Folks, it’s been two years since I was asked to speak at my friend Betty’s memorial service. I got to thinking about her just recently, and as I read through this again, thought it might be something worth sharing. So that said, here’s my eulogy, for my friend Betty…
Hi – My name’s Tom Roush – I had the pleasure of knowing Betty – well, Don and Betty back – gosh, how long’s it been? – close to three years now, meeting both of them at the cancer survivor’s support group that was held in a nondescript conference room at the Ballard hospital.
There were a number of us there – old folks, young folks, and everything in between… I was one of the in betweeners, I guess… Each of these meetings was “moderated” by a social worker of some sort – and they each had their own way of going about things. They were all wonderful in their way – the goal being to bring us to a safe spot where we could actually talk about our feelings toward this – this *thing* that had brought us together.
There was the one who really insisted that things be done by the book.
(None of us had read the book)
There was the one who was like everyone’s Jewish Grandmother – she brought laughter, love, encouragement and hope to each of us.
And then there was the one who came in one day when we were all talking about something other than cancer.
You know… Life…
…and she got so mad…
We were there, in a cancer survivor’s support group, and she was upset because we weren’t talking about cancer.
And you know what?
We’d LIVED it – to be honest, it pissed us off…
We all knew – in that support group, that if you said “Chemo” – you wouldn’t have to explain that chemo was the thing that made you barf, or made your hair fall out – that chemo often – for lack of a better, more socially acceptable term – spayed women and gave men involuntary vasectomies. We didn’t have to explain to the folks there in the room that chemo – oh, let’s see if we can find a nice word for it….
No nice words…
For some of us, radiation sucked – and we didn’t have to explain that or talk much about it – it was something that most of us in the room knew.
You know what we wanted to talk about? We wanted to talk about surviving. Remember what kind of support group it was?
Here, I’ll tell you what it wasn’t.
It wasn’t a cancer survivor’s support group.
It was a cancer survivor’s support group.
We wanted to talk about surviving.
And we did…
Oh Lordy, we talked about surviving…
It was wild – if you can imagine a bunch of scarred up people who’ve done battle with “the big ‘C'” wild – we were so into talking about life –about this thing called survival – and not just surviving, but having fun doing it – that that moderator got mad and walked out…
Dang we were a rebellious bunch…
She wanted us to talk about cancer – because in her eyes, it was cancer that defined who we were, and she saw the common theme between all of us being that we’d had cancer…
The thing was – we had had cancer, but it hadn’t had us.
We didn’t have to take the time or words to explain to the people in the room that this whole thing called cancer sucked.
We didn’t have to spend the time talking about how lonely it was, to go through this battle that no matter how many people are helping you, supporting you, loving you, the battle, and the fight, is yours alone to fight.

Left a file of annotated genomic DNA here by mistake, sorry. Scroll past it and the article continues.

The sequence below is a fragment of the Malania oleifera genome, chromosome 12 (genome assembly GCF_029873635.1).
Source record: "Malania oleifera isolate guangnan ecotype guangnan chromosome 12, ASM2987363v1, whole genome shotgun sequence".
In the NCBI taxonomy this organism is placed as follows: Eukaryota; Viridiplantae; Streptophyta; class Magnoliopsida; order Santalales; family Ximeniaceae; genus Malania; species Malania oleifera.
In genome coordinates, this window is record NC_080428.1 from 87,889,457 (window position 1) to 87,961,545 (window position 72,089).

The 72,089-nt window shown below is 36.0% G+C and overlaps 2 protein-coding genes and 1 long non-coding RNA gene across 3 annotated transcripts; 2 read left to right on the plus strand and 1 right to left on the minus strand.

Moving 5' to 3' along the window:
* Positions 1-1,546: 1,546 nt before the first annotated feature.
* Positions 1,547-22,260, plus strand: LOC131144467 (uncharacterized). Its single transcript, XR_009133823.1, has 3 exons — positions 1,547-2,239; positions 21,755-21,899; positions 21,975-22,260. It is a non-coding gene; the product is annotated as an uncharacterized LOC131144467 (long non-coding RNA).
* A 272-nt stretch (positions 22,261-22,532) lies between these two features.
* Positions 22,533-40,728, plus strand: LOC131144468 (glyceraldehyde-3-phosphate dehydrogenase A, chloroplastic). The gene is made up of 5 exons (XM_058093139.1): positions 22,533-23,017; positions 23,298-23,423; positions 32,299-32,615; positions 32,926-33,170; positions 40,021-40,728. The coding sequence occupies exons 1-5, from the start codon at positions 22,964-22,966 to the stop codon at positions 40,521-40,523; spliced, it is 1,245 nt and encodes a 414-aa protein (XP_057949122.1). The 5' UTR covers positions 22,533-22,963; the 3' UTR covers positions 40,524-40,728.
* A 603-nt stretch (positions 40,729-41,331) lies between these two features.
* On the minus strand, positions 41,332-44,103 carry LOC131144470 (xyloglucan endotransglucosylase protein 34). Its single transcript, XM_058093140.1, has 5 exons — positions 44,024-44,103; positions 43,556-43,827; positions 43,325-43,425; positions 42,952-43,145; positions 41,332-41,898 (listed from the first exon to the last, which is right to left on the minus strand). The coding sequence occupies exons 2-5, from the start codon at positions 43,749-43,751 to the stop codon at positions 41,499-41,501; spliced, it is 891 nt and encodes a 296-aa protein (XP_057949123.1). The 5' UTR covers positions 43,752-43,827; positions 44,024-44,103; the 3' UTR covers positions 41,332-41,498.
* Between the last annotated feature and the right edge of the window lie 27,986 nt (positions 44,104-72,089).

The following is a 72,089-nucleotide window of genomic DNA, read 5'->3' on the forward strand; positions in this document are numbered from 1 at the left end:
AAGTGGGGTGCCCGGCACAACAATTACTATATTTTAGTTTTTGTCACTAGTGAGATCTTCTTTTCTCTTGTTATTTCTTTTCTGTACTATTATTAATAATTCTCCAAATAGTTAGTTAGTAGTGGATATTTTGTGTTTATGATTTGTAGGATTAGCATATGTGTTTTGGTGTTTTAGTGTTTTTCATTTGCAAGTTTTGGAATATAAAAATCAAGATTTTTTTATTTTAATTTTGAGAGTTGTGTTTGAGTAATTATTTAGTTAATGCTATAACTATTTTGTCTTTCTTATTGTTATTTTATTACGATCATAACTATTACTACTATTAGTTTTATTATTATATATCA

But this was the place we could talk about it.
As so often happens when going through a battle like this, we do our crying in private, and then put on a brave face – a mask, if you will, and go out and face the world. Sometimes, in that room where we met, we cried, and sometimes the conversations we had were astoundingly hard, and sometimes – some of the best conversations we had had no words at all.
Sometimes, we didn’t say anything.
We didn’t have to.
The conversations were – you know what?
I’ll tell you what the conversations weren’t.
They weren’t shallow.
We rarely talked about what TV show was on, or what movies were on. Much as some might consider this heresy, we definitely didn’t talk about which sports teams were playing – or winning.
We talked about life.
We talked about easy stuff that made us laugh, and hard stuff that made us cry.
We, who had stared death in the face, and had death blink, had absolutely nothing to hide from each other.
When we went into that room, the masks came off.
You know what masks I’m talking about… They’re the ones we wear every day. The mask that you put on
- When someone asks you how you’re doing, and you’re having trouble at home, and you say, “Fine”
- When someone asks you how you’re doing, and your finances are down the toilet, and you say, “Fine”
When someone asks you how you’re doing, and you just found out that you’ve lost your job, and you say, “Fine”
Oh, the masks we hold onto – so tightly
- When someone asks you how you’re doing, and you found a lump the night before, and are waiting for an appointment to go talk to the doctor about it – but you still have to go to work to keep the health insurance, and you say, “Fine”
- When someone asks you how you’re doing, and you’re waiting on test results, and you say, “Fine”
Or when someone asks how you’re doing – and your spouse – or someone you love – found a lump – and you feel helpless beyond words, because no matter what you do – the battle is theirs to fight, and you choke out a “Fine”
And – after all those – when someone sees a certain look in your eyes that could mean any or all of these – a look you didn’t even know was there, and asks, really asks, “How ya doin’?” and you either bravely or stupidly, or, because honestly, you can’t quite face that question yourself, you put on that lie of a mask and you say, “Fine.”
Those masks were left in a pile outside the door to that room.
Oh, we did talk about cancer.